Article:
The observation that cholesterol is found in atherosclerotic plaques dates to about 1850. If likened to the extended ‘trial’ of cholesterol it is the first piece of evidence to be put before the ‘court’ and it is no more than ‘circumstantial’. It was another 50 years before another key witness appeared and a piece of ‘pivotal’ evidence was put before the court, and although this evidence seemed reliable at the time, it now has the look of case of mistaken identity. Another 50 years after, Keys offered his suspicions and ‘evidence’. Keys was an unreliable witness whose contribution was tantamount to ‘perjury’. The verdict is ‘unsafe’, there has been a ‘miscarriage of justice’.

    There is hole in this ‘ratio’ thing the size of the hole in the ozone layer. Folks don’t ‘see’ it because the way terminology is used obscures the issue that the lipid profile test that returns results for ‘lipoproteins’ is a ‘proxy’ method of estimating cholesterol. The ratio tells us more about the distinctions between lipoprotein types that it does about ‘cholesterol’. The cholesterol, if it is cholesterol in LDL is the same as in HDL, it has the same chemical formula, the same molecular geometry, and unless a founding philosophy of science connected with cause and effect has been ‘breached’, it has the same properties.BUT, that alone doesn’t prove cholesterol is ‘innocent’.

    There’s something in the ‘provenance’ of LDL and HDL (which are lipoproteins, and not cholesterol) that differs, and that, I feel, is big clue.

  5. Christopher Palmer 3 December 2011 at 5:05 am #

    … and unless a founding philosophy of science connected with cause and effect has been ‘breached’, it has the same properties.

    (It is early in the morning, sorry!)

  6. David Manovitch 3 December 2011 at 8:51 pm #

    Whilst the role of cholesterol may be uncertain in the genesis of atheroma, there is no be doubt that very high levels, as in the hereditary hyper- lipidaemias show a very strong association with early and severe atheromatous disease. Is this a mere chance association, or is there some other common denominator underlying both?

    Regarding Low density Lipoprotein cholesterol, is it not that this is associated with atheroma because its low density renders it more able to penetrate the already compromised intima of the arterial wall? In contrast HDL is less likely to cross this barrier. The fact that exercise increases the ratio of HDL to LDL, and is believed to be itself protective against arterial disease, suggests that LDL may be the more noxious form of cholesterol, but perhaps only once damage to the intima has already occurred. Maybe high glucose levels are a cause, or even bacterial infection as has been suggested by some research a few years ago? Back in the 60s and 70s, anyone suggesting a bacterial cause for peptic ulceration would have been ridiculed.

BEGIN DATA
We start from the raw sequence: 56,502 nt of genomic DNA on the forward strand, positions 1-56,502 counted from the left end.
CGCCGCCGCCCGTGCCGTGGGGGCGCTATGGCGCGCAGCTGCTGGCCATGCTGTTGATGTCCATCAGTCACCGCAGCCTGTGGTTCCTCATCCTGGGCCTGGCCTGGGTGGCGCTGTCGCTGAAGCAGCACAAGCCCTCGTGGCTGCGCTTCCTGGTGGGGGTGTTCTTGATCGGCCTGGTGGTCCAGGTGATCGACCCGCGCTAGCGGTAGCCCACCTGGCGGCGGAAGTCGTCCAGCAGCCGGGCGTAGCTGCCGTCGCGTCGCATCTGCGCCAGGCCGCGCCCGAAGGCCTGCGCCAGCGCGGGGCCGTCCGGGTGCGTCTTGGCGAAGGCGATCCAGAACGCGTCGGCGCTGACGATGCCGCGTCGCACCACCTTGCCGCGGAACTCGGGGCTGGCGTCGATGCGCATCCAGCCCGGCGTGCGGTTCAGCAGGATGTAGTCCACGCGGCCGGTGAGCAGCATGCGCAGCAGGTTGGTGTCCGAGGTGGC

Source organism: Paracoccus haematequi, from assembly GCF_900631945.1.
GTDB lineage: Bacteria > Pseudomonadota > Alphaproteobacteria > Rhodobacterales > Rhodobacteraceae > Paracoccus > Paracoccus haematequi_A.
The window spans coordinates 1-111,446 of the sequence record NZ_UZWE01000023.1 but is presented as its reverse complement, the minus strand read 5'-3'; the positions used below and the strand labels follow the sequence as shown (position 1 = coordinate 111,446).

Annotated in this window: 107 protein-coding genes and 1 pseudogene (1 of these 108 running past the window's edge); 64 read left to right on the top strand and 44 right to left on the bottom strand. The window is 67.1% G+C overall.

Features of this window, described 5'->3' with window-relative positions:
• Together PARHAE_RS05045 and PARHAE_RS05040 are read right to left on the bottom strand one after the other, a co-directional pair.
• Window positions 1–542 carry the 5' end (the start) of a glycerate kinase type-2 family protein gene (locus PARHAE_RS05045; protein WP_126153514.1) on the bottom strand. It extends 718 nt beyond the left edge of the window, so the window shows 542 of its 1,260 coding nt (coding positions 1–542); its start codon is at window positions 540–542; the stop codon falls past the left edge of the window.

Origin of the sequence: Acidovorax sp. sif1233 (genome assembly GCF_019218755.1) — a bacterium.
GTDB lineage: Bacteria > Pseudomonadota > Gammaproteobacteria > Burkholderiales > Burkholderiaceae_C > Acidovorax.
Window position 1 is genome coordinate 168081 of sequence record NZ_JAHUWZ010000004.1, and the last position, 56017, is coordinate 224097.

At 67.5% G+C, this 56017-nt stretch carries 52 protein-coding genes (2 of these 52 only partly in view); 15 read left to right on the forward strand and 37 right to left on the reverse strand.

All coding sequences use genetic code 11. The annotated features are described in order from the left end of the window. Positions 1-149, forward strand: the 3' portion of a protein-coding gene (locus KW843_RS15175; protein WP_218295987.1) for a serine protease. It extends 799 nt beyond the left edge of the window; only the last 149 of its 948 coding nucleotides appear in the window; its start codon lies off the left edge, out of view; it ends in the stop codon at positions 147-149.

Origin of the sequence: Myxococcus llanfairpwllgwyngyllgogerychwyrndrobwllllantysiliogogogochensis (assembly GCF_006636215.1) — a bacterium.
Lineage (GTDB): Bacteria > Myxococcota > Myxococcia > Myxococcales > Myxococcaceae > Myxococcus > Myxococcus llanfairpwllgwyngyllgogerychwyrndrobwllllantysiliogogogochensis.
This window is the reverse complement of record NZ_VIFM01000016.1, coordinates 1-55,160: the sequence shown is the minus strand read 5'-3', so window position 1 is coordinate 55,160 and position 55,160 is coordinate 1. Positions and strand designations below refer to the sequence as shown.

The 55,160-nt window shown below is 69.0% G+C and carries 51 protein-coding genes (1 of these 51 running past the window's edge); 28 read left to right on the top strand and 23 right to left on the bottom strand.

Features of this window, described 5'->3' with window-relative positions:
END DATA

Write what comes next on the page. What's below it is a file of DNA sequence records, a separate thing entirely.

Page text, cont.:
7. Richard Parkes 3 December 2011 at 10:14 pm #

    I am afraid this study proves nothing. The numbers of patients with the genetic abnormality were small and the analysis was not powered to show anything. Look at the confidence intervals on the hazard ratio it’s not possible to discount even whether they had an increased or decreased CV risk. Means nothing at all. I am surprised they got it published.

  8. audrey wickham 4 December 2011 at 4:44 pm #

    HOLD ON! The penultimate paragraph says twice that Statins do in fact reduce heart attacks and strokes.

    Is this true? I have not taken the prescribed statins because I understood they would do more harm than good – if they were given to me to reduce my cholesterol and that has now been found not be the case but can be o.k. for reducing heart attacks and stokes is Dr. Briffa now saying I can take statins.

  9. Christopher Palmer 5 December 2011 at 8:43 pm #

    “Whilst the role of cholesterol may be uncertain in the genesis of atheroma, there is no be doubt that very high levels, as in the hereditary hyper- lipidaemias show a very strong association with early and severe atheromatous disease. Is this a mere chance association, or is there some other common denominator underlying both?”

    I do not know, David. If you’re referring Familial Hypercholesterolemia (FH) Dr Malcolm Kendrick (auth. ‘The Great Cholesterol Con’) indicates a systemic error creeps into the statistical analysis and folks come to the wrong conclusions on FH as a result.